First Difficulties When Bringing Idea to Life

Yuriy Vlasov, the founder of WATTS Battery, continues his story of building an international startup from just an idea.

“Our path was so long and thorny that sometimes it is scary to remember. The idea originated in August 2015. Until January-February 2016 I was doing the study. In February, I started to form a team. By April 2016, we registered the company and made the first MVP of WATTS Battery. It confirmed that such a set of equipment could be assembled in one box with dimensions of IKEA shelf.

In May, we presented this model at Startup Village in Moscow, Russia. The model worked with a solar panel and produced AC power. In general, it looked like a finished product.

We began to work with investors and thanks to Startup Village in August we closed the first deal and received investments. We had a very ambitious plan: since in one month we put together a model, we planned to make a finished product for sale in the following six months. In December 2016, we went to Slush Helsinki and showed a prototype that looked like the final device. Everything worked, including a mobile application with data visualization and remote control, but technically the prototype was still in need of improvements. We received good reviews, gathered a bunch of contacts from European energy companies — this was very encouraging. Our plan was to finish the development and put the product on production by April.

In April 2017, we had a finished device. It consisted of components that were developed, manufactured, and assembled together in 9 months. We took this device to two major conferences at once, TechCrunch in New York and CleanTech in Helsinki.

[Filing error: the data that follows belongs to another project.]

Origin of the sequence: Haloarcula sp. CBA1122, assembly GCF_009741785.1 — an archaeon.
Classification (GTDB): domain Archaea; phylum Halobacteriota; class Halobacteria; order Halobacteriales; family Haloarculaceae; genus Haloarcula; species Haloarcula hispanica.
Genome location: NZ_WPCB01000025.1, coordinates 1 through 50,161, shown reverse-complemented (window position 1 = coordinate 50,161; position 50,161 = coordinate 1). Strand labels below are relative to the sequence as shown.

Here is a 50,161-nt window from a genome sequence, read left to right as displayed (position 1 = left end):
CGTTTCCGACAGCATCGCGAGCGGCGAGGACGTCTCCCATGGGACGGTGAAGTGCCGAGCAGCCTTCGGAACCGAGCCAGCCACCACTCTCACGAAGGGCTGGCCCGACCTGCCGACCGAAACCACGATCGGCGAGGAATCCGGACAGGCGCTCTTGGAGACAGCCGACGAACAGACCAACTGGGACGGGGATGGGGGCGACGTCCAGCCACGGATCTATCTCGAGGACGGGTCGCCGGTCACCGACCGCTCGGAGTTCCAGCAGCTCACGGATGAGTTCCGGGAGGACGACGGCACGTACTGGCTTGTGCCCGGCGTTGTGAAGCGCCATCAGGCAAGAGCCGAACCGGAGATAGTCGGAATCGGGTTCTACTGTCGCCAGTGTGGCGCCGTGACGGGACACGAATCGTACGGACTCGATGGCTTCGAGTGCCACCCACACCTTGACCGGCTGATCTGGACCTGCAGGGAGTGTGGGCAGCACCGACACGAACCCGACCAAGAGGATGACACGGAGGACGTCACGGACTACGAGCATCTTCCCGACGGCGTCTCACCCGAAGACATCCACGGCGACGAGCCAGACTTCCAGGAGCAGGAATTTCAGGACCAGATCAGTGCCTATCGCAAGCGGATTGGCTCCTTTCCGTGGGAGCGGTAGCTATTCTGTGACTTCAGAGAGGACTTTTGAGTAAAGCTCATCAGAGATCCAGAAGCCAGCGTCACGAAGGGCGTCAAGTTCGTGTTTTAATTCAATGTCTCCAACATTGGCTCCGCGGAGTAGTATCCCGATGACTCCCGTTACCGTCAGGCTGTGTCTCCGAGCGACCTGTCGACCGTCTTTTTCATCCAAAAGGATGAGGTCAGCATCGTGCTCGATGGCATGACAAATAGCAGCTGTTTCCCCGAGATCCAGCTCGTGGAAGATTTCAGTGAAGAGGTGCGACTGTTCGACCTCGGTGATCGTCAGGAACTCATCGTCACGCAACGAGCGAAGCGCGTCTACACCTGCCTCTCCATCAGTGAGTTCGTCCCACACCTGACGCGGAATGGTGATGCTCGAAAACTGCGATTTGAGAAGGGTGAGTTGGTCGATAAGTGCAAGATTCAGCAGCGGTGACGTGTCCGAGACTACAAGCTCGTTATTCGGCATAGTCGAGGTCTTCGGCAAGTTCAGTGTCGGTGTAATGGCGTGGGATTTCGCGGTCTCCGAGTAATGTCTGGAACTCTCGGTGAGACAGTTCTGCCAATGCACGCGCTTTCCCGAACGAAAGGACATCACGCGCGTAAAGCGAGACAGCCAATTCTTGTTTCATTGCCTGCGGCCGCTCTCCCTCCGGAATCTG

After CleanTech, we took the device to a certification laboratory, but we did not succeed in certification. Since we did everything so quickly, there was a high probability of errors. The device was not optimally configured, and this did not allow to meet the requirements of regulations to approve for CE mark. For us, this became a crisis of the project, because everyone worked a lot. We ran out of money and wondered what to do next.

I knew that we had to continue, but my partner, whom I invited to the project in 2016, believed that we should assemble some device from the ready-made components and start selling in order to somehow generate revenue. This is an adequate entrepreneurial approach, but I understood that if we now move this way, we will never achieve our big goal. That goal was to provide people with an instrument to become energy independent. Then we will not be able to go beyond one country and provide customer value that will conquer global competitors. Unfortunately, in Russia, there is no market for such products, and it will not appear for a long time.

We parted with a partner, the guys went to do their project. I continued to search for investments, found a new partner, we restructured the project with him and in the fall we attracted angel investments in a sufficient amount to complete the product.

Throughout 2017, the team did not stop working, even when we did not have money for 2–3 months. We only raised money in October 2017, but in January 2018 we managed to present a rebuilt prototype at CES, which is similar to what we are currently selling.”

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